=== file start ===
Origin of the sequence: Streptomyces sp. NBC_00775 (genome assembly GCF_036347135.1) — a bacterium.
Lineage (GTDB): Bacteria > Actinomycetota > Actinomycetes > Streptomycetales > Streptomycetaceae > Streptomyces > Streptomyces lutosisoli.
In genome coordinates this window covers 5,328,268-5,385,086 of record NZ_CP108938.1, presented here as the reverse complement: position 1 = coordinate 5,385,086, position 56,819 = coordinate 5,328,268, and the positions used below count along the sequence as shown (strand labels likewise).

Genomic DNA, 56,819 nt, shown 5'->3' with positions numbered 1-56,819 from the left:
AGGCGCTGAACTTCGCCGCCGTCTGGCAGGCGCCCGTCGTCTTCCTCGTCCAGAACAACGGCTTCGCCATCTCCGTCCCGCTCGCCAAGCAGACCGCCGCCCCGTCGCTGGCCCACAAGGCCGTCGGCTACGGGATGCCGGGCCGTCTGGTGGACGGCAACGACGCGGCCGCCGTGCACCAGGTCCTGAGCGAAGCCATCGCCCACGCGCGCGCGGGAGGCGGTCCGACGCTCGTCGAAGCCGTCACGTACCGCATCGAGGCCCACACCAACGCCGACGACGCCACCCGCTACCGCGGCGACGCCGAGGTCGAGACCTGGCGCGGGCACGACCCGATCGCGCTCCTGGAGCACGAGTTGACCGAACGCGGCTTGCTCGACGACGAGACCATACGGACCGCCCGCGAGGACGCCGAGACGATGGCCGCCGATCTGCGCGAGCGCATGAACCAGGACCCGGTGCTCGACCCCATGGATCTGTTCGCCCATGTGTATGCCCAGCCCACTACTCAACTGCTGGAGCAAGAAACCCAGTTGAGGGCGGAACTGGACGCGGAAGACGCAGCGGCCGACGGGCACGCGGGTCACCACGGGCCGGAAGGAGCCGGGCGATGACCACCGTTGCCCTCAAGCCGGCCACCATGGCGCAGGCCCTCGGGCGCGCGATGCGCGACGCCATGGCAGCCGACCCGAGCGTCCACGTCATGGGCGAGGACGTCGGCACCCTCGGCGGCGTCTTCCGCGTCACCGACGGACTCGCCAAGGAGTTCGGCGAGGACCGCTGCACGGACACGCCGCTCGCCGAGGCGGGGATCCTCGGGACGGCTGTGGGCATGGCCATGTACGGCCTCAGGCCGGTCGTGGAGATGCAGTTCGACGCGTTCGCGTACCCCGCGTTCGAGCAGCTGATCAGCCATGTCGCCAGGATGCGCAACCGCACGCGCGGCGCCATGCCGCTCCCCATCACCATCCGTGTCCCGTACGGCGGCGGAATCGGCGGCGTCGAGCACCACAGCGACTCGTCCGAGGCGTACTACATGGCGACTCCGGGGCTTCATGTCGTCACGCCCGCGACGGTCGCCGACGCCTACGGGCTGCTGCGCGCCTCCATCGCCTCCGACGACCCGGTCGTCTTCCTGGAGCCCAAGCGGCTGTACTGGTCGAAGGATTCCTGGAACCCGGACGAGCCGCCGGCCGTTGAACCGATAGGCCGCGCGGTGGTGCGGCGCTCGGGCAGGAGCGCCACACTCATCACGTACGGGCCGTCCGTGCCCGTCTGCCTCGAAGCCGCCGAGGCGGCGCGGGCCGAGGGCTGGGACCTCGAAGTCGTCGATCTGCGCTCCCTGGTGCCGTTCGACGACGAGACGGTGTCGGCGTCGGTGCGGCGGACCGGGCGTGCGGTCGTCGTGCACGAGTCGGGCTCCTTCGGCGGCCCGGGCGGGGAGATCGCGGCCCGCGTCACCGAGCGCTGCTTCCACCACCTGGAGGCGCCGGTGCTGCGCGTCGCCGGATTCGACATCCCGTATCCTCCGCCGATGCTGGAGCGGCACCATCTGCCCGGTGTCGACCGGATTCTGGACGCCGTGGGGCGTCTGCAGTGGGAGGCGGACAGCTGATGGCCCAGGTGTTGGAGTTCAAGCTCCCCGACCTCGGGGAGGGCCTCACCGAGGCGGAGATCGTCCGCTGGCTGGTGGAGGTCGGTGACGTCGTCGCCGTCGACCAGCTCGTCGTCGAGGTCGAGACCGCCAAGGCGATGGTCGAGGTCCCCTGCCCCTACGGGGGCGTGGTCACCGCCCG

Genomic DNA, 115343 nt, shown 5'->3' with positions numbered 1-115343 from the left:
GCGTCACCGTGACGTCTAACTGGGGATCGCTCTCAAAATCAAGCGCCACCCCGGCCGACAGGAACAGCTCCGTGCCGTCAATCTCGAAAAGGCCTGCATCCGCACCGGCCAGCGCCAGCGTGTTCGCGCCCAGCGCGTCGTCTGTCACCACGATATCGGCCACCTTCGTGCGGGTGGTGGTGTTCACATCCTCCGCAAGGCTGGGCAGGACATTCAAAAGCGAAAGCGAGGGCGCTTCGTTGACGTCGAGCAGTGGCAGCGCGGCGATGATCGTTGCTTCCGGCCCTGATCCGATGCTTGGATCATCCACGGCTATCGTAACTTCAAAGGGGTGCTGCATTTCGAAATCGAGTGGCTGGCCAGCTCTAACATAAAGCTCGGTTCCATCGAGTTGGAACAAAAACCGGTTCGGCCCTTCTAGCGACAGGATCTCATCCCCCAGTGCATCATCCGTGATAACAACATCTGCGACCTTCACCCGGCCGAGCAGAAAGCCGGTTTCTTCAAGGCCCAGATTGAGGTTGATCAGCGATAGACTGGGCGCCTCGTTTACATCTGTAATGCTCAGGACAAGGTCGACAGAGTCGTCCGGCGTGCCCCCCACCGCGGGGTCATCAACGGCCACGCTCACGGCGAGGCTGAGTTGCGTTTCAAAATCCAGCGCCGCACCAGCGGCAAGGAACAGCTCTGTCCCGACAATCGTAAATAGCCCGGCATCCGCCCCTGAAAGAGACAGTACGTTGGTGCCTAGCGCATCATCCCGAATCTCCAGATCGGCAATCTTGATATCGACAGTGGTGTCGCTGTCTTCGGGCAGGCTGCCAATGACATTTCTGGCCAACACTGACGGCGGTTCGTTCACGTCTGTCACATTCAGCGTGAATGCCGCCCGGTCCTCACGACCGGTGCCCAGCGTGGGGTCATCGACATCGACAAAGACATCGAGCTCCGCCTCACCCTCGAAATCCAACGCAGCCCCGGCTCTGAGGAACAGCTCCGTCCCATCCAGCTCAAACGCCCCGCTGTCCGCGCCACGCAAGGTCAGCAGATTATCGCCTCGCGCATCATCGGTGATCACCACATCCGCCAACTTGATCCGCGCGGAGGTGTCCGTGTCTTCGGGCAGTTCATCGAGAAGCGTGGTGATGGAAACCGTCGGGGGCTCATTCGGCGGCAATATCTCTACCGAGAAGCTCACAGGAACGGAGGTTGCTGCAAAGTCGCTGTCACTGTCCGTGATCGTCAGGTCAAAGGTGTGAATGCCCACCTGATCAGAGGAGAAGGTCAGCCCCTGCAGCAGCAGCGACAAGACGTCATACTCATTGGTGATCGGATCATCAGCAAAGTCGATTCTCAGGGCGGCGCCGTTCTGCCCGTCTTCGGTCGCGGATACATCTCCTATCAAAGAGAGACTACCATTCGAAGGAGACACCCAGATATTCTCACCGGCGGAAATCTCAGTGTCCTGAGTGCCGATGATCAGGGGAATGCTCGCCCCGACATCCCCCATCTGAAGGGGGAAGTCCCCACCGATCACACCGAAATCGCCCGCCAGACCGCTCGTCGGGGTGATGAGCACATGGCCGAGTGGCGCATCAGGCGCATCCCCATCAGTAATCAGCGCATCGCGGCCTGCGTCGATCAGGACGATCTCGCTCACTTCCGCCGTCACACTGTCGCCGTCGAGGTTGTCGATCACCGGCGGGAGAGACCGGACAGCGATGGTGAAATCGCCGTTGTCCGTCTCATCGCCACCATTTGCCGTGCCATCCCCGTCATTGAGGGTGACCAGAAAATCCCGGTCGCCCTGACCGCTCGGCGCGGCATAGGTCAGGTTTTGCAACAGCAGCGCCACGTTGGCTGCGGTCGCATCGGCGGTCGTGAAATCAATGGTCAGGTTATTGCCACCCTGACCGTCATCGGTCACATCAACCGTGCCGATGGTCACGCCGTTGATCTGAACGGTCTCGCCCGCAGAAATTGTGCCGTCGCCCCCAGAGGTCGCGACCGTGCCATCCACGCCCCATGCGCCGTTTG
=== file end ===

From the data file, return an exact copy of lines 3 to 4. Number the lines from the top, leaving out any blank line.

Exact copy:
In genome coordinates this window covers 5,328,268-5,385,086 of record NZ_CP108938.1, presented here as the reverse complement: position 1 = coordinate 5,385,086, position 56,819 = coordinate 5,328,268, and the positions used below count along the sequence as shown (strand labels likewise).

Genomic DNA, 56,819 nt, shown 5'->3' with positions numbered 1-56,819 from the left: